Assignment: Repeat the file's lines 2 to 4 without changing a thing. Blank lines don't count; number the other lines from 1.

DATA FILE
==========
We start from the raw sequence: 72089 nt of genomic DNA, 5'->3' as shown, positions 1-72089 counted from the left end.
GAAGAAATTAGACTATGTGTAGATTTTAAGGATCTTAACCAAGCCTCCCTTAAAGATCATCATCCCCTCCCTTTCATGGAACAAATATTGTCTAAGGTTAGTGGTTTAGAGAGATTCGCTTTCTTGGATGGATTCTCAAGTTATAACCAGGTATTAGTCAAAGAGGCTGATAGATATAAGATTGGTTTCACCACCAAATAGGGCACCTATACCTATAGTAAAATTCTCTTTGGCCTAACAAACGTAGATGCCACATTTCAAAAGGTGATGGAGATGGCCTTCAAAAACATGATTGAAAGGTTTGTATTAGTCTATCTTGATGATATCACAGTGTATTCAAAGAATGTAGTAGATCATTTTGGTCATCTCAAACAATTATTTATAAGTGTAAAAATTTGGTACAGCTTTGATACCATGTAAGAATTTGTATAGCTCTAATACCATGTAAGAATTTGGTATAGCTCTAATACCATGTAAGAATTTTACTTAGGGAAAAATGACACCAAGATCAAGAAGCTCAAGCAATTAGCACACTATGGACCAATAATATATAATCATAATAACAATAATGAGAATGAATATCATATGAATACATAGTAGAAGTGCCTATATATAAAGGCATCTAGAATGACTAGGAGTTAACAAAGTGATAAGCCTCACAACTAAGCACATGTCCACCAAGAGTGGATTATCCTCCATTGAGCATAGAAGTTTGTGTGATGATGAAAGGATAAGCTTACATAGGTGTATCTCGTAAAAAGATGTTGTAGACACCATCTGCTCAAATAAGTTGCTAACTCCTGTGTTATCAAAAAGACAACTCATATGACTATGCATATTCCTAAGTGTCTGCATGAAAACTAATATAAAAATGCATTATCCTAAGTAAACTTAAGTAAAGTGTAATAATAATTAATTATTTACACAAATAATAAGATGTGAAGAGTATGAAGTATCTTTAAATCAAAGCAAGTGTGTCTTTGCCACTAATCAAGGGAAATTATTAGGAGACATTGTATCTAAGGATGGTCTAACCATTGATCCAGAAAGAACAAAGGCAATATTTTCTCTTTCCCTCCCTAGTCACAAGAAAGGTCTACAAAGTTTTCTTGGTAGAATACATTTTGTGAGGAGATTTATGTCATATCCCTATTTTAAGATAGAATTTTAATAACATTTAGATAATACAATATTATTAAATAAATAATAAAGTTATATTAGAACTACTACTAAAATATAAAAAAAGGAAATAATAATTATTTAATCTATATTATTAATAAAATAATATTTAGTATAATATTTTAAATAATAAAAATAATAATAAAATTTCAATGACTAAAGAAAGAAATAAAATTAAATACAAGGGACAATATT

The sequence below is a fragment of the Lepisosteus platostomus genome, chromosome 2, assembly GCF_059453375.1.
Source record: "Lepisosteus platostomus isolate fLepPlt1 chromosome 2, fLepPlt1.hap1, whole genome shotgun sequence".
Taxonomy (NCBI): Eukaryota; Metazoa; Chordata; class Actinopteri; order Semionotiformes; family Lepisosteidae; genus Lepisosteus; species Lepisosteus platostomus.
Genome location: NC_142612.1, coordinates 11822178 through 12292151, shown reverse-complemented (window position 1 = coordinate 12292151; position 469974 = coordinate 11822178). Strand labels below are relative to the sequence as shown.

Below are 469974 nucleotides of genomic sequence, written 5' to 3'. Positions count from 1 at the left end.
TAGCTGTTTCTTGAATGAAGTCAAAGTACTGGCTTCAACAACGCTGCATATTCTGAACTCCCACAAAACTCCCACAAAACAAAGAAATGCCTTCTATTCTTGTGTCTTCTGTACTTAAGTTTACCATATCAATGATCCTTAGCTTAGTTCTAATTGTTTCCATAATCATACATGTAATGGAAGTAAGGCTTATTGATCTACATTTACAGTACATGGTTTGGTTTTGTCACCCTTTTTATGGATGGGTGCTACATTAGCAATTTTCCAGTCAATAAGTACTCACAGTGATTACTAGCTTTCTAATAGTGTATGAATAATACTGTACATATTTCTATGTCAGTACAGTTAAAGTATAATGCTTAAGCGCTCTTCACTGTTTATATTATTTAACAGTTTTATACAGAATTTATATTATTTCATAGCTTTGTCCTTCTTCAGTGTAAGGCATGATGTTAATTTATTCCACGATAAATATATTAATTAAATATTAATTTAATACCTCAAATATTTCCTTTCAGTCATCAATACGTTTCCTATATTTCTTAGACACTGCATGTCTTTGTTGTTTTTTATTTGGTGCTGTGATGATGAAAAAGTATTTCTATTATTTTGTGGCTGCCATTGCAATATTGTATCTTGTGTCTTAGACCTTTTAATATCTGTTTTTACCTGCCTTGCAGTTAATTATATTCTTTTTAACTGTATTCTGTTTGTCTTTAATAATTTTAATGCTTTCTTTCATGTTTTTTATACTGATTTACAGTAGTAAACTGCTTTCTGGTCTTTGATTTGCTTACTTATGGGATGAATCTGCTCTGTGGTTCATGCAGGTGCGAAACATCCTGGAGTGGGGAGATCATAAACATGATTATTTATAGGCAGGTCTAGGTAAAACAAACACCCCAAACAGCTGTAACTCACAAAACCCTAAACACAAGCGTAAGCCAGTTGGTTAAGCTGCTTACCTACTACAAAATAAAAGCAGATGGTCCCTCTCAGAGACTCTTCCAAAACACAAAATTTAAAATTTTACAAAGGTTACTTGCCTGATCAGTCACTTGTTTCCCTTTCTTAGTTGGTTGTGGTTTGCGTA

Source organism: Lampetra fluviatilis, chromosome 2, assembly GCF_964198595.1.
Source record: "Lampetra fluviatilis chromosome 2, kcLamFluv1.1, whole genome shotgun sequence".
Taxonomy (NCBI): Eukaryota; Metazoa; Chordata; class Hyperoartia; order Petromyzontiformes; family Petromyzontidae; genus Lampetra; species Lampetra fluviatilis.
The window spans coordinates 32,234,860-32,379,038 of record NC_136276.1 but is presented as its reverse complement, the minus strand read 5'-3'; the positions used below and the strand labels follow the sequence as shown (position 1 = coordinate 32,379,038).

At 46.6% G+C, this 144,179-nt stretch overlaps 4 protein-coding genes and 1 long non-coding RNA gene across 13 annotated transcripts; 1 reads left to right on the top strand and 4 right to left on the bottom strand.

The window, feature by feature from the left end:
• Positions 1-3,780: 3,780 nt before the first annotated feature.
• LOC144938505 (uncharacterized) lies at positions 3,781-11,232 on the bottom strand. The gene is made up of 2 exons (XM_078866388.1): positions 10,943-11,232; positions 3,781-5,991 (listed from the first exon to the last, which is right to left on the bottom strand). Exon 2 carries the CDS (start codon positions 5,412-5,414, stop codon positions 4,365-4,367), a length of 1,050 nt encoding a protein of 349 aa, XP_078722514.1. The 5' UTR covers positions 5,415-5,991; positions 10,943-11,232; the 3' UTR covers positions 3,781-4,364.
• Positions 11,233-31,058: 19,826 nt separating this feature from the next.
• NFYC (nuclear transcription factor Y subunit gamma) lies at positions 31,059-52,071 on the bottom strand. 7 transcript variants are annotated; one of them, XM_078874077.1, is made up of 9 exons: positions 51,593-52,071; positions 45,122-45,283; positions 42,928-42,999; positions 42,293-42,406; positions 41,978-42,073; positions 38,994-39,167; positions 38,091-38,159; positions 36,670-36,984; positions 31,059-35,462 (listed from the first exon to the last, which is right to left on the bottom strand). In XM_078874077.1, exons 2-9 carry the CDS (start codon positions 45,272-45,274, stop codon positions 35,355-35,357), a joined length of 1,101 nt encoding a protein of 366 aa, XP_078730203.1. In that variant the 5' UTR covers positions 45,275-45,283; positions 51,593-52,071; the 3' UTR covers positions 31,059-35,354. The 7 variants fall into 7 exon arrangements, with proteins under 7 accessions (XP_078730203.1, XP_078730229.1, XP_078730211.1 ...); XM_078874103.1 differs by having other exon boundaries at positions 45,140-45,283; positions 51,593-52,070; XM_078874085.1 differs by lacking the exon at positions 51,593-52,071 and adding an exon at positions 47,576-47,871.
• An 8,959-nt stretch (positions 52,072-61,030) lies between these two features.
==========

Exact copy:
GAAGAAATTAGACTATGTGTAGATTTTAAGGATCTTAACCAAGCCTCCCTTAAAGATCATCATCCCCTCCCTTTCATGGAACAAATATTGTCTAAGGTTAGTGGTTTAGAGAGATTCGCTTTCTTGGATGGATTCTCAAGTTATAACCAGGTATTAGTCAAAGAGGCTGATAGATATAAGATTGGTTTCACCACCAAATAGGGCACCTATACCTATAGTAAAATTCTCTTTGGCCTAACAAACGTAGATGCCACATTTCAAAAGGTGATGGAGATGGCCTTCAAAAACATGATTGAAAGGTTTGTATTAGTCTATCTTGATGATATCACAGTGTATTCAAAGAATGTAGTAGATCATTTTGGTCATCTCAAACAATTATTTATAAGTGTAAAAATTTGGTACAGCTTTGATACCATGTAAGAATTTGTATAGCTCTAATACCATGTAAGAATTTGGTATAGCTCTAATACCATGTAAGAATTTTACTTAGGGAAAAATGACACCAAGATCAAGAAGCTCAAGCAATTAGCACACTATGGACCAATAATATATAATCATAATAACAATAATGAGAATGAATATCATATGAATACATAGTAGAAGTGCCTATATATAAAGGCATCTAGAATGACTAGGAGTTAACAAAGTGATAAGCCTCACAACTAAGCACATGTCCACCAAGAGTGGATTATCCTCCATTGAGCATAGAAGTTTGTGTGATGATGAAAGGATAAGCTTACATAGGTGTATCTCGTAAAAAGATGTTGTAGACACCATCTGCTCAAATAAGTTGCTAACTCCTGTGTTATCAAAAAGACAACTCATATGACTATGCATATTCCTAAGTGTCTGCATGAAAACTAATATAAAAATGCATTATCCTAAGTAAACTTAAGTAAAGTGTAATAATAATTAATTATTTACACAAATAATAAGATGTGAAGAGTATGAAGTATCTTTAAATCAAAGCAAGTGTGTCTTTGCCACTAATCAAGGGAAATTATTAGGAGACATTGTATCTAAGGATGGTCTAACCATTGATCCAGAAAGAACAAAGGCAATATTTTCTCTTTCCCTCCCTAGTCACAAGAAAGGTCTACAAAGTTTTCTTGGTAGAATACATTTTGTGAGGAGATTTATGTCATATCCCTATTTTAAGATAGAATTTTAATAACATTTAGATAATACAATATTATTAAATAAATAATAAAGTTATATTAGAACTACTACTAAAATATAAAAAAAGGAAATAATAATTATTTAATCTATATTATTAATAAAATAATATTTAGTATAATATTTTAAATAATAAAAATAATAATAAAATTTCAATGACTAAAGAAAGAAATAAAATTAAATACAAGGGACAATATT

The sequence below is a fragment of the Lepisosteus platostomus genome, chromosome 2, assembly GCF_059453375.1.
Source record: "Lepisosteus platostomus isolate fLepPlt1 chromosome 2, fLepPlt1.hap1, whole genome shotgun sequence".